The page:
Acne: A Sign of Hormonal Turmoil
Do you ever wonder why those annoying little pimples pop up uninvited from time to time? Many adults still experience acne well past their teenage years and into their adult lives. It can be annoying, frustrating, and embarrassing at times. The location, timing, and severity of acne can say a lot about what’s going on inside the body. Our skin, after all, is the biggest and the most visible organ of them all.
Hormone regulation is tricky business, that’s why it typically takes a few years for our body to figure things out. But when acne continues into the adult years, especially past the age of 25, it’s a good idea to listen to what your body is trying to tell you.
Different Types of Acne
Whiteheads are your typical squeeze and pop pimples. They usually have a white tip with a thin layer of skin over it.
Blackheads tend to find homes on the nose, chin, or other oily areas. The pores are usually open and filled with oil and dead skin.
Cystic acne tends to be deep, large, and painful to the touch. It usually occurs in people with oily skin or those with hormonal conditions (like PCOS). Cystic acne is filled with oil trapped dirt, bacteria, and dead skin cells.
What Is My Acne Really Trying To Tell Me?
Hormone Imbalance – One of the most common causes of acne.
Under our skin, there are tiny oil glands that protect our skin and keep it lubricated. But when there’s a hormone imbalance, the oil glands get over-stimulated and work overtime. This accumulation of oil, dirt, dead skin cells and bacteria usually manifest as acne. The location of acne varies from person to person, but the most common areas affected are where we have more active oil glands, like the forehead, nose, and chin.
Inflammatory acne is when bacteria is involved in overstimulated oil glands, resulting in the immune system attacking the perceived threat. This often shows up on the skin as red, raised bumps that are tender to touch (such as cystic acne).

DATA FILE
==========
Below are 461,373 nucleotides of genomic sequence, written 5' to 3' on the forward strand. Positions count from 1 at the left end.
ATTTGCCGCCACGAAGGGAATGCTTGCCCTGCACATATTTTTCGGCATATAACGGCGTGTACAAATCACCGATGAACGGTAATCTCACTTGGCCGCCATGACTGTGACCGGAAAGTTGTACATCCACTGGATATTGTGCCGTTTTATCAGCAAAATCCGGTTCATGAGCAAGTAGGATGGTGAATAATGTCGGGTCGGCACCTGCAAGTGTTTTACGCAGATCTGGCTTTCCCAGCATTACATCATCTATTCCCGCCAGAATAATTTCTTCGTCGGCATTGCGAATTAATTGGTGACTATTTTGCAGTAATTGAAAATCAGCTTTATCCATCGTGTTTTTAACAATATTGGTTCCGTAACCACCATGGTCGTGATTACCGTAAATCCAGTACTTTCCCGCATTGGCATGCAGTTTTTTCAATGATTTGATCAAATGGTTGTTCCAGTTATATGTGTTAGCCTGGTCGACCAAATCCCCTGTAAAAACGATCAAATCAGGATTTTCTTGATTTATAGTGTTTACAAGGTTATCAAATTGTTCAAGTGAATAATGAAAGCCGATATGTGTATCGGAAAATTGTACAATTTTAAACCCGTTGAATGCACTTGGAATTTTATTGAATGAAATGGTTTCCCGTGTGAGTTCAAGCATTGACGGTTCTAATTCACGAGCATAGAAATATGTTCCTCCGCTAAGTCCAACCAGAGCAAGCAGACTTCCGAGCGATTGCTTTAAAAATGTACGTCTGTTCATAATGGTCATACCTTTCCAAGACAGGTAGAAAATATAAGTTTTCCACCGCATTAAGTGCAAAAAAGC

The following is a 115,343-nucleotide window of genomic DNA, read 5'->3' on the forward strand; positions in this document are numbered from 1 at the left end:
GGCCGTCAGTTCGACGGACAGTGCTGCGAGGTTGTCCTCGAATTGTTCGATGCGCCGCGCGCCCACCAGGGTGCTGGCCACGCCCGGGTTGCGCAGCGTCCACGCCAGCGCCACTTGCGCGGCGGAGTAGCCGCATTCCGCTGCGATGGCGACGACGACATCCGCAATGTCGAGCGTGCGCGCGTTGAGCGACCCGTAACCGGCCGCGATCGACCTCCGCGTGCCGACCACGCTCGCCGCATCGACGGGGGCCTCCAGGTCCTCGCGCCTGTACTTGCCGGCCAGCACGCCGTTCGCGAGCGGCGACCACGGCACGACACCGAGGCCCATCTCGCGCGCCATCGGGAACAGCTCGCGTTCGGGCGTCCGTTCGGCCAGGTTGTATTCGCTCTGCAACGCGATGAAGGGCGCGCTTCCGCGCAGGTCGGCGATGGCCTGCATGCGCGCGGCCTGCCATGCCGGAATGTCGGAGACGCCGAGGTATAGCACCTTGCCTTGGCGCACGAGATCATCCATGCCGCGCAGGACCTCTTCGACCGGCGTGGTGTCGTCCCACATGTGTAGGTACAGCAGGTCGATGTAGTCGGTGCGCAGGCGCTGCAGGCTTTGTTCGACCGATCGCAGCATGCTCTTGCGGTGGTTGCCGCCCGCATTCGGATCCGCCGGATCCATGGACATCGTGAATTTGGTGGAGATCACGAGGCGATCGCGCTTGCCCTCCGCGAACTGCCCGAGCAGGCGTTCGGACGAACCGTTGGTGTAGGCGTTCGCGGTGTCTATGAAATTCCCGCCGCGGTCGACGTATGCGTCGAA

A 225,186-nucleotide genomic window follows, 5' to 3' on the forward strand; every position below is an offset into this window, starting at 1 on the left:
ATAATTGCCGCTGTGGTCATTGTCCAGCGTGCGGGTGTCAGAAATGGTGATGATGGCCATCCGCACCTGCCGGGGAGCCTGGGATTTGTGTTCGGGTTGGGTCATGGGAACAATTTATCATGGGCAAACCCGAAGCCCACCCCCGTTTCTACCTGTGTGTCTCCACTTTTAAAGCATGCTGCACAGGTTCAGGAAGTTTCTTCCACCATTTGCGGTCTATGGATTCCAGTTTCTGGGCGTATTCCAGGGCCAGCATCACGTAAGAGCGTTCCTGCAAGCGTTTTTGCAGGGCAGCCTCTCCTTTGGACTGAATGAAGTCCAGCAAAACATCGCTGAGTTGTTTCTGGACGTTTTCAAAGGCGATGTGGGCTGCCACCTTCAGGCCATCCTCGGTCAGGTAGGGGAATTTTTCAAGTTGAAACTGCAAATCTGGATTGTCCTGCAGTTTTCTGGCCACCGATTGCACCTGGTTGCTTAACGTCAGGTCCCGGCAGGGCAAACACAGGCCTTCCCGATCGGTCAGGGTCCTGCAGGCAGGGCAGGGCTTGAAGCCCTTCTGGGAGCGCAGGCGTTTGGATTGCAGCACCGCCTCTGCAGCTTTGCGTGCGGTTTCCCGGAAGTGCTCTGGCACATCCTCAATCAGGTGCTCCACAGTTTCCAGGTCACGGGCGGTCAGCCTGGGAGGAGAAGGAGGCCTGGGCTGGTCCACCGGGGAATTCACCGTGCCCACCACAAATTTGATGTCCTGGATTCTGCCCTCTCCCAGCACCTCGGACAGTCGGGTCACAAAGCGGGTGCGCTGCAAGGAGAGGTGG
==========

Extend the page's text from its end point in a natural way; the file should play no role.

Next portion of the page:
Factors that may lead to hormone imbalance include:
- Conditions associated with hormone imbalance (e.g. PCOS)
- Certain medications may also lead to hormone imbalance, causing acne
- Personal health products containing hormone disruptors (e.g. cosmetics, face wash, lotion)
- A diet heavy in carbohydrates and dairy
A Story About Dairy, A Sweet, Sweet Tale
Dairy and sugar (and other carbohydrates) stimulate IGF-1 (insulin-like growth factor-1), insulin, endogenous reproductive and growth hormones. All of these contribute to the development of acne. IGF-1 is a big player in this mix. It has the power to directly increase cell count, oil, and androgen production. As we discussed previously, an increase in androgen also means an increase in oil production, clogging pores and trapping bacteria.
It is not news that sugar and other carbohydrates cause a spike in insulin, which sets off a butterfly effect in the body, leading to an increase in androgens. This chain of events is no exception to dairy. The moment dairy enters the body, it initiates a signal that results in an insulin spike and eventually an increase in androgens.
In women with PCOS, testosterone level tends to be elevated and insulin sensitivity tends to be low. This means the increase in androgens (testosterone) and insulin after carbohydrate and dairy consumption makes PCOS worse.
What Traditional Chinese Medicine Says About Acne
Traditional Chinese Medicine (TCM) sees the face as a reflection of the different organ systems inside our body. Face mapping refers to the different regions of our face as a direct representation of the functioning of the internal organs. For example, acne on the forehead may be a sign of dehydration (the bladder region in the illustration below) or digestive issues in the small intestine.
The forehead is a reflection of the functioning of the digestive system. The forehead contains the urinary bladder and the small intestine channels. Acne in these areas tends to be a manifestation of malfunctioning or stagnation of the digestive system. If you haven’t been treating your body well by eating too much sugar, processed, or unhealthy foods, acne may be a reminder of that fun weekend. Stress also plays a huge part in digestive health, which means if you have been stressed, expect some acne to appear on the forehead.